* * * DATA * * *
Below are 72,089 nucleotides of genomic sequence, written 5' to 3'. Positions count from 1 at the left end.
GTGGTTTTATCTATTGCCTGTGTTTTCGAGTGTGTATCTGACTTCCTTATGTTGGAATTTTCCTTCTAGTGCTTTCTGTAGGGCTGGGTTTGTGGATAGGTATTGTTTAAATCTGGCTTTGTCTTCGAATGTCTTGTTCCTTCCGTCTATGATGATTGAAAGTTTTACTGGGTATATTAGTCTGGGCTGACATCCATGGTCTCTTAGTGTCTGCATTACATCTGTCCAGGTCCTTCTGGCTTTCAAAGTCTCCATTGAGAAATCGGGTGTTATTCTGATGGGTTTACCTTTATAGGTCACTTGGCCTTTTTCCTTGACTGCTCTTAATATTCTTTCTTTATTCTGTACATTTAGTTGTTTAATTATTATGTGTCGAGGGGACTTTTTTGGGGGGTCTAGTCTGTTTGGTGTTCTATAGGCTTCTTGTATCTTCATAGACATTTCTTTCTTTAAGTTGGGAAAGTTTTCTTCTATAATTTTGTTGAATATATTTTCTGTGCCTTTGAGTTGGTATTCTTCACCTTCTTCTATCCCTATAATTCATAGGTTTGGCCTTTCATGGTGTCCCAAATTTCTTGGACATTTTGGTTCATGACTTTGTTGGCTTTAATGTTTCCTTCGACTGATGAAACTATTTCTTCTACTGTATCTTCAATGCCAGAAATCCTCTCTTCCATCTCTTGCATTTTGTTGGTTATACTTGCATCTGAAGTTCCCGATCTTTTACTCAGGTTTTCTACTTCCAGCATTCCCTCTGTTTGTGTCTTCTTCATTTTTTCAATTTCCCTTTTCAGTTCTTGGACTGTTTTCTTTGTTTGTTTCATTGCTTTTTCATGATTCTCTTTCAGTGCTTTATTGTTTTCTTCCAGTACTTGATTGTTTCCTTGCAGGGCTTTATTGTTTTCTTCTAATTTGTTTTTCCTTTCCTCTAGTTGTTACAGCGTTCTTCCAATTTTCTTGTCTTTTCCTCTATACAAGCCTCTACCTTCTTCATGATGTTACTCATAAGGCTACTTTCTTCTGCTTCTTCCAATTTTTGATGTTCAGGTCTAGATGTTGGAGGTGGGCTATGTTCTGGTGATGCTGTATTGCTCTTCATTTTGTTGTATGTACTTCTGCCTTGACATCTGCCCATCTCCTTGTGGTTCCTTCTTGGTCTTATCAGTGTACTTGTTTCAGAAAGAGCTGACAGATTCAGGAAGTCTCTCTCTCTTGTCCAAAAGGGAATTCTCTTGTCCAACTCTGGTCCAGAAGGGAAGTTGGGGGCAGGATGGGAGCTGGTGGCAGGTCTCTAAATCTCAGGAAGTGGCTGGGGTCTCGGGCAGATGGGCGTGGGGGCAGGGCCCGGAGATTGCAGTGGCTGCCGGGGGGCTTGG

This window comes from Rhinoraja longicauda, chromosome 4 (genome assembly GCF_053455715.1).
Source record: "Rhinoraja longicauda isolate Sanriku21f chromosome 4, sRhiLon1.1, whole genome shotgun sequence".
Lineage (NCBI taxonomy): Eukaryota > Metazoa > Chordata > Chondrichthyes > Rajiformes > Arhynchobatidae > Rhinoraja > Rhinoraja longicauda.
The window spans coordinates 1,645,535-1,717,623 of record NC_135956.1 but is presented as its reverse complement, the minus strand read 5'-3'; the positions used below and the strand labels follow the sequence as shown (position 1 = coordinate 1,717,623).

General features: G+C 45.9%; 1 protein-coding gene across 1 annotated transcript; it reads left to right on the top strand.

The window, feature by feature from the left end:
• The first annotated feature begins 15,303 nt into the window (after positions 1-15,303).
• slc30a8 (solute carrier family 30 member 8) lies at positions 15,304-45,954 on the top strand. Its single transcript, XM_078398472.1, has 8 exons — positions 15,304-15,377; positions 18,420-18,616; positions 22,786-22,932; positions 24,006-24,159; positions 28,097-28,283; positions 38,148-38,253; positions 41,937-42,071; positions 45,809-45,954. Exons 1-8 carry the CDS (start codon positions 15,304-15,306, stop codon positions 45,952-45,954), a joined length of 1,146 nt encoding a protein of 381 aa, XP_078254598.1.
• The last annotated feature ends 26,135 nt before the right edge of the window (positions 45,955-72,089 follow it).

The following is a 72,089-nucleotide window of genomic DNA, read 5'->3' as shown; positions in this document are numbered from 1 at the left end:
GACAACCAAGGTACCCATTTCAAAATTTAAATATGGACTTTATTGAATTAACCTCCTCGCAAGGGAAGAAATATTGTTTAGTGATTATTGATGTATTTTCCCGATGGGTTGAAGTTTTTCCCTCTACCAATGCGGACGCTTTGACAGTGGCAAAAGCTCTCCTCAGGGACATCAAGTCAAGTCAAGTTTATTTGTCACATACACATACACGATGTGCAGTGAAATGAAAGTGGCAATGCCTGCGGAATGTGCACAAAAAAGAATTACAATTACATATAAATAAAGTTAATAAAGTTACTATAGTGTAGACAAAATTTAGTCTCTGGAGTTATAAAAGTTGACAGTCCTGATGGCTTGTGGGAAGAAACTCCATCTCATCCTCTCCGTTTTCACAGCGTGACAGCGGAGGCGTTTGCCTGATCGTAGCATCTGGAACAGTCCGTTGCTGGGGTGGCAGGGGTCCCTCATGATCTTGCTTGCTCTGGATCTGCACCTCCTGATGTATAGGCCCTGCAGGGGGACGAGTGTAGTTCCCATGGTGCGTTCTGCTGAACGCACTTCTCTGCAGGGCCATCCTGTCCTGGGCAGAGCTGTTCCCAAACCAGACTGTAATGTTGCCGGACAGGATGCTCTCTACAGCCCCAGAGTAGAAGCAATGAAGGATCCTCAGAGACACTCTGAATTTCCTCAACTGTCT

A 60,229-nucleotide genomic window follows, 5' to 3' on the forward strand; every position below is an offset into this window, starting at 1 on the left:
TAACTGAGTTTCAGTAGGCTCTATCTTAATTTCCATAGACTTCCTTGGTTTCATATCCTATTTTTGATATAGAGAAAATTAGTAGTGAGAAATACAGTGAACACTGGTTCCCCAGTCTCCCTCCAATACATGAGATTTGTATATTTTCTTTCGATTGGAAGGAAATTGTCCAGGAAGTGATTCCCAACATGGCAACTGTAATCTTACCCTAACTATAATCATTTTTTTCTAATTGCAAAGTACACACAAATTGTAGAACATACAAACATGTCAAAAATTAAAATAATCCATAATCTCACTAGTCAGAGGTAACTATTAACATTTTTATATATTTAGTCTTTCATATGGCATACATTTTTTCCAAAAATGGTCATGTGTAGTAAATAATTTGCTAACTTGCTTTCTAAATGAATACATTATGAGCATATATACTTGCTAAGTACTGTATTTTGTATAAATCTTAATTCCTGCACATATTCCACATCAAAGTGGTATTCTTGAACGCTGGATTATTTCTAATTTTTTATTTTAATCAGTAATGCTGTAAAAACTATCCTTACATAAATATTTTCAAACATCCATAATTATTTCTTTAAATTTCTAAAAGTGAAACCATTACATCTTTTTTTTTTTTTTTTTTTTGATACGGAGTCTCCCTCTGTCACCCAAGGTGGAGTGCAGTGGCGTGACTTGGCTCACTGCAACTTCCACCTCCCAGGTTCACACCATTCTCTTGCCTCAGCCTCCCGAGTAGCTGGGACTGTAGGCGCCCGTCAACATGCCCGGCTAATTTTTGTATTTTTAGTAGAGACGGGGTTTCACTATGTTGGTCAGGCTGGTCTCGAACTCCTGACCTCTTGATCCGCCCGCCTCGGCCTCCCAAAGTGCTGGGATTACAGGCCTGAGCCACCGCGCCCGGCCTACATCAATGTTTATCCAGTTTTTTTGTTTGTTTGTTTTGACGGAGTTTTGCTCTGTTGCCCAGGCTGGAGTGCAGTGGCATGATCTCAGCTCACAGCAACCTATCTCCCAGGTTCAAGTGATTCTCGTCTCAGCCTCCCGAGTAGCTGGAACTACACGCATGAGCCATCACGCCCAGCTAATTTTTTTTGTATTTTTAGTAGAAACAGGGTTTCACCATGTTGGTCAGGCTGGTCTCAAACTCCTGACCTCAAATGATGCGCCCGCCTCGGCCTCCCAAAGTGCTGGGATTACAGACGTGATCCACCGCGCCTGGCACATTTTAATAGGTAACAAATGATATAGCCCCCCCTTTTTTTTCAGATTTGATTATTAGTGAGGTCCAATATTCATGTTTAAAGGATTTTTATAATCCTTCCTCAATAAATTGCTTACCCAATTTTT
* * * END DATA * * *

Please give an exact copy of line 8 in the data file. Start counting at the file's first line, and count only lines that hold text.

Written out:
The window, feature by feature from the left end: